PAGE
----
order they appear in the patch input, and the range is a comma-separated list of
	   numbers or "first-last" spans; either the first or the last in the span may be omitted
	   to indicate no limit in that direction.

       --annotate
	   Annotate each hunk with the filename and hunk number.

       --format=unified|context
	   Use specified output format.

       --strip=n
	   Remove the first n components of pathnames in the output.

       --addprefix=PREFIX
	   Prefix pathnames in the output by PREFIX. This will override any individual settings
	   specified with the --addoldprefix or --addnewprefix options.

       --addoldprefix=PREFIX
	   Prefix pathnames for old or original files in the output by PREFIX.

       --addnewprefix=PREFIX
	   Prefix pathnames for updated or new files in the output by PREFIX.

       --as-numbered-lines=before|after
	   Instead of a patch fragment, display the lines of the selected hunks with the line
	   number of the file before (or after) the patch is applied, followed by a TAB character
	   and a colon, at the beginning of each line. Each hunk except the first will have a
	   line consisting of "..."  before it.

       --remove-timestamps
	   Do not include file timestamps in the output.

       -v, --verbose
	   Always show non-diff lines in the output. By default, non-diff lines are only shown
	   when excluding a filename pattern.

       --clean
	   Always remove all non-diff lines from the output. Even when excluding a filename
	   pattern.

       -z, --decompress
	   Decompress files with extensions .gz and .bz2.

       --help
	   Display a short usage message.

       --version
	   Display the version number of filterdiff.

       --list
	   Behave like lsdiff(1) instead.

       --grep
	   Behave like grepdiff(1) instead.

EXAMPLES
       To see all patch hunks that affect the first five lines of a C file:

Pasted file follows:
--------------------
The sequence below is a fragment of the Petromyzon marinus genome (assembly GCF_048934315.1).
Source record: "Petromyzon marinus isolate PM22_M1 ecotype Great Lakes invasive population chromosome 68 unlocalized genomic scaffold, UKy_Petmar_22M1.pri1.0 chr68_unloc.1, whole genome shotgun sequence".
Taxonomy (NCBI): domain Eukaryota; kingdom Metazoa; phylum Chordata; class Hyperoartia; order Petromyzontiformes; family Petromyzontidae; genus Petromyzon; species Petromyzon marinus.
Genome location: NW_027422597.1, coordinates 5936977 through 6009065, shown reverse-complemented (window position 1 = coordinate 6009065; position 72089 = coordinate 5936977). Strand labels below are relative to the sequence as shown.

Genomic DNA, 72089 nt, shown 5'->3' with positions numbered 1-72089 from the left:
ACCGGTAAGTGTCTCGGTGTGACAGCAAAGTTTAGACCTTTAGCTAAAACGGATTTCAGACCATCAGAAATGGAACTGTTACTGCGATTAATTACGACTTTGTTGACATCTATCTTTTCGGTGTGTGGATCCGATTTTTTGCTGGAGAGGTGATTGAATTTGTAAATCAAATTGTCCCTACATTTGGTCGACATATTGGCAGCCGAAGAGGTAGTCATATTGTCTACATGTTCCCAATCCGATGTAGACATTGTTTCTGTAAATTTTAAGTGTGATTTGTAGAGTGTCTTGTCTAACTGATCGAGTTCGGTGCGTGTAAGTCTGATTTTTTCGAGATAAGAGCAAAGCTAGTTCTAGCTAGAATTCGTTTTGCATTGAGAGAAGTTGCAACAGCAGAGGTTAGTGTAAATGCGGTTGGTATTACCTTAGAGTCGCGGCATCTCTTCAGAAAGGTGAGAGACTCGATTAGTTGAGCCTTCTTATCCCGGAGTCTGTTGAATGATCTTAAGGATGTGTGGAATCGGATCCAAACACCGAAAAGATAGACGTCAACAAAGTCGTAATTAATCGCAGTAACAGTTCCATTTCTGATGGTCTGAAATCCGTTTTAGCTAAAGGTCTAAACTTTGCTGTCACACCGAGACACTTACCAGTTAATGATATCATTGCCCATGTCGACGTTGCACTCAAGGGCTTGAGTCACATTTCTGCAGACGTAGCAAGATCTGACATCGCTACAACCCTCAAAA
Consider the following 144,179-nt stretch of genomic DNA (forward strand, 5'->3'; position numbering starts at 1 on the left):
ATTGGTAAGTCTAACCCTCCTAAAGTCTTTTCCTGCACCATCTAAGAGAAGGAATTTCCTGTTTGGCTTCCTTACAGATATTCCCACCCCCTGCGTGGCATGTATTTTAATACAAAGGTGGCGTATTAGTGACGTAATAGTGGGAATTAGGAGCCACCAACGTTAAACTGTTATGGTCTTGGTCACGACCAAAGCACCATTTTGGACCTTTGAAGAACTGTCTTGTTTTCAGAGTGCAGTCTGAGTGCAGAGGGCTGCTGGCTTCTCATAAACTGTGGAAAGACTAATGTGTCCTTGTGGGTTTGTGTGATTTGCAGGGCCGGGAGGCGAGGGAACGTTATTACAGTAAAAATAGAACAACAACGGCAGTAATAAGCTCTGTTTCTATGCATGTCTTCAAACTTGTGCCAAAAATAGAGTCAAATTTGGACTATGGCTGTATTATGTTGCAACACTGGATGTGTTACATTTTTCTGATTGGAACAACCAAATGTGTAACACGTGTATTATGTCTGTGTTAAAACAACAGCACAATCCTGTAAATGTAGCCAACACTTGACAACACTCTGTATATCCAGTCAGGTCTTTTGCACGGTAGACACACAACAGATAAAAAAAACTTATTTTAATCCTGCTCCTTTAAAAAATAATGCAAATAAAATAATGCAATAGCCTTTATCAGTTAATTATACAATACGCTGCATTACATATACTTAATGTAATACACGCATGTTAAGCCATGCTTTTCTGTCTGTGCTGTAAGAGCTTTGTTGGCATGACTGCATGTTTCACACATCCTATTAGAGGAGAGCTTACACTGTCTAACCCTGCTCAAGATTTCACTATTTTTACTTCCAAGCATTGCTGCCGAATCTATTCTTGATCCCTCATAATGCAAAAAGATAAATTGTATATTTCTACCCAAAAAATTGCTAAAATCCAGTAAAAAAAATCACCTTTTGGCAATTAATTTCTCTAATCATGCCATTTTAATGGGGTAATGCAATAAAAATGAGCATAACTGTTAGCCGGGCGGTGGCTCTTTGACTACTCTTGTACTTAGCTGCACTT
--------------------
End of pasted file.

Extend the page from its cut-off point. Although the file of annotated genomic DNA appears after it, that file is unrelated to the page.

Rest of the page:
filterdiff -i '*.c' --lines=-5 < patch

       To see the first hunk of each file patch, use:

	   filterdiff -#1 patchfile

       To see patches modifying a ChangeLog file in a subdirectory, use:

	   filterdiff -p1 Changelog

       To see the complete patches for each patch that modifies line 1 of the original file, use:

	   filterdiff --lines=1 patchfile | lsdiff | \
	     xargs -rn1 filterdiff patchfile -i

       To see all but the first hunk of a particular patch, you might use:

	   filterdiff -p1 -i file.c -#2- foo-patch

       If you have a very specific list of hunks in a patch that you want to see, list them:

	   filterdiff -#1,2,5-8,10,12,27-

       To see the lines of the files that would be patched as they will appear after the patch is
       applied, use:

	   filterdiff --as-numbered-lines=after patch.file

       You can see the same context before the patch is applied with:

	   filterdiff --as-numbered-lines=before
	   patch.file

       Filterdiff can also be used to convert between unified and context format diffs:

	   filterdiff -v --format=unified context.diff

SEE ALSO
       lsdiff(1), grepdiff(1)

AUTHOR
       Tim Waugh <twaugh@redhat.com>
	   Package maintainer

patchutils				   23 Jan 2009				    FILTERDIFF(1)